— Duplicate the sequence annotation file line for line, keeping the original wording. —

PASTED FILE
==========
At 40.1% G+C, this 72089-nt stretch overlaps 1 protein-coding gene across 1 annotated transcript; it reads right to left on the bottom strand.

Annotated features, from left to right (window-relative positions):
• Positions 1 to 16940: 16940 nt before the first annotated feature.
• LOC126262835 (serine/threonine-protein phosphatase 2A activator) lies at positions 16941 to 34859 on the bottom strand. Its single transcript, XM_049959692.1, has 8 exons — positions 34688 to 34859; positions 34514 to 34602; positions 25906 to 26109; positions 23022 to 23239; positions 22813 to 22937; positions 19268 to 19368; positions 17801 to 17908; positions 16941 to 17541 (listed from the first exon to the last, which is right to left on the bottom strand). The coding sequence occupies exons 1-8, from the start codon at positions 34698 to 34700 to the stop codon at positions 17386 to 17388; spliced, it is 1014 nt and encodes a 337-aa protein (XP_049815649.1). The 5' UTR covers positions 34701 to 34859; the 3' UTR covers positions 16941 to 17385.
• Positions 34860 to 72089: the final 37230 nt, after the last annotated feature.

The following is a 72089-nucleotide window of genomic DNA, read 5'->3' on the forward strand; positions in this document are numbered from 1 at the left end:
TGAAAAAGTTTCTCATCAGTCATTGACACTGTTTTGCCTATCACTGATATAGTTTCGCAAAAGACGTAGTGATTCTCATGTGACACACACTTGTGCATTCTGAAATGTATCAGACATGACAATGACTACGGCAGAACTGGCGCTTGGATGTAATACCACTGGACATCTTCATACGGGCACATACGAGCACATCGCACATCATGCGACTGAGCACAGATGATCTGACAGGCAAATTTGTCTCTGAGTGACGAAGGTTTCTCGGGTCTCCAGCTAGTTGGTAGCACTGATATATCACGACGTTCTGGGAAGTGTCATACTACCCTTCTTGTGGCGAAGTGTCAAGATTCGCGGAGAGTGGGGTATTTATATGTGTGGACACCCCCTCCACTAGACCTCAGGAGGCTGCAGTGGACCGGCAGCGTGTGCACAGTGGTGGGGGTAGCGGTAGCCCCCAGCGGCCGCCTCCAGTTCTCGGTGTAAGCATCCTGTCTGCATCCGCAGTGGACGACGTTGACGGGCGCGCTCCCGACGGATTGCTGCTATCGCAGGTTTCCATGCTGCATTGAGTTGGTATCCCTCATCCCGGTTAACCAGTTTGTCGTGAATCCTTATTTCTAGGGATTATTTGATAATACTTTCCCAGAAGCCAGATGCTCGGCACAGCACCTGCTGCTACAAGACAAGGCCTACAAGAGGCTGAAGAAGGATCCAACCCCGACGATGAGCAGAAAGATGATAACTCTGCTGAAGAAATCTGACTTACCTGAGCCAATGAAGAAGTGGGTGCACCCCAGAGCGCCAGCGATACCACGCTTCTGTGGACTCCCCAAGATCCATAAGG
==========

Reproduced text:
At 40.1% G+C, this 72089-nt stretch overlaps 1 protein-coding gene across 1 annotated transcript; it reads right to left on the bottom strand.

Annotated features, from left to right (window-relative positions):
• Positions 1 to 16940: 16940 nt before the first annotated feature.
• LOC126262835 (serine/threonine-protein phosphatase 2A activator) lies at positions 16941 to 34859 on the bottom strand. Its single transcript, XM_049959692.1, has 8 exons — positions 34688 to 34859; positions 34514 to 34602; positions 25906 to 26109; positions 23022 to 23239; positions 22813 to 22937; positions 19268 to 19368; positions 17801 to 17908; positions 16941 to 17541 (listed from the first exon to the last, which is right to left on the bottom strand). The coding sequence occupies exons 1-8, from the start codon at positions 34698 to 34700 to the stop codon at positions 17386 to 17388; spliced, it is 1014 nt and encodes a 337-aa protein (XP_049815649.1). The 5' UTR covers positions 34701 to 34859; the 3' UTR covers positions 16941 to 17385.
• Positions 34860 to 72089: the final 37230 nt, after the last annotated feature.

The following is a 72089-nucleotide window of genomic DNA, read 5'->3' on the forward strand; positions in this document are numbered from 1 at the left end:
TGAAAAAGTTTCTCATCAGTCATTGACACTGTTTTGCCTATCACTGATATAGTTTCGCAAAAGACGTAGTGATTCTCATGTGACACACACTTGTGCATTCTGAAATGTATCAGACATGACAATGACTACGGCAGAACTGGCGCTTGGATGTAATACCACTGGACATCTTCATACGGGCACATACGAGCACATCGCACATCATGCGACTGAGCACAGATGATCTGACAGGCAAATTTGTCTCTGAGTGACGAAGGTTTCTCGGGTCTCCAGCTAGTTGGTAGCACTGATATATCACGACGTTCTGGGAAGTGTCATACTACCCTTCTTGTGGCGAAGTGTCAAGATTCGCGGAGAGTGGGGTATTTATATGTGTGGACACCCCCTCCACTAGACCTCAGGAGGCTGCAGTGGACCGGCAGCGTGTGCACAGTGGTGGGGGTAGCGGTAGCCCCCAGCGGCCGCCTCCAGTTCTCGGTGTAAGCATCCTGTCTGCATCCGCAGTGGACGACGTTGACGGGCGCGCTCCCGACGGATTGCTGCTATCGCAGGTTTCCATGCTGCATTGAGTTGGTATCCCTCATCCCGGTTAACCAGTTTGTCGTGAATCCTTATTTCTAGGGATTATTTGATAATACTTTCCCAGAAGCCAGATGCTCGGCACAGCACCTGCTGCTACAAGACAAGGCCTACAAGAGGCTGAAGAAGGATCCAACCCCGACGATGAGCAGAAAGATGATAACTCTGCTGAAGAAATCTGACTTACCTGAGCCAATGAAGAAGTGGGTGCACCCCAGAGCGCCAGCGATACCACGCTTCTGTGGACTCCCCAAGATCCATAAGG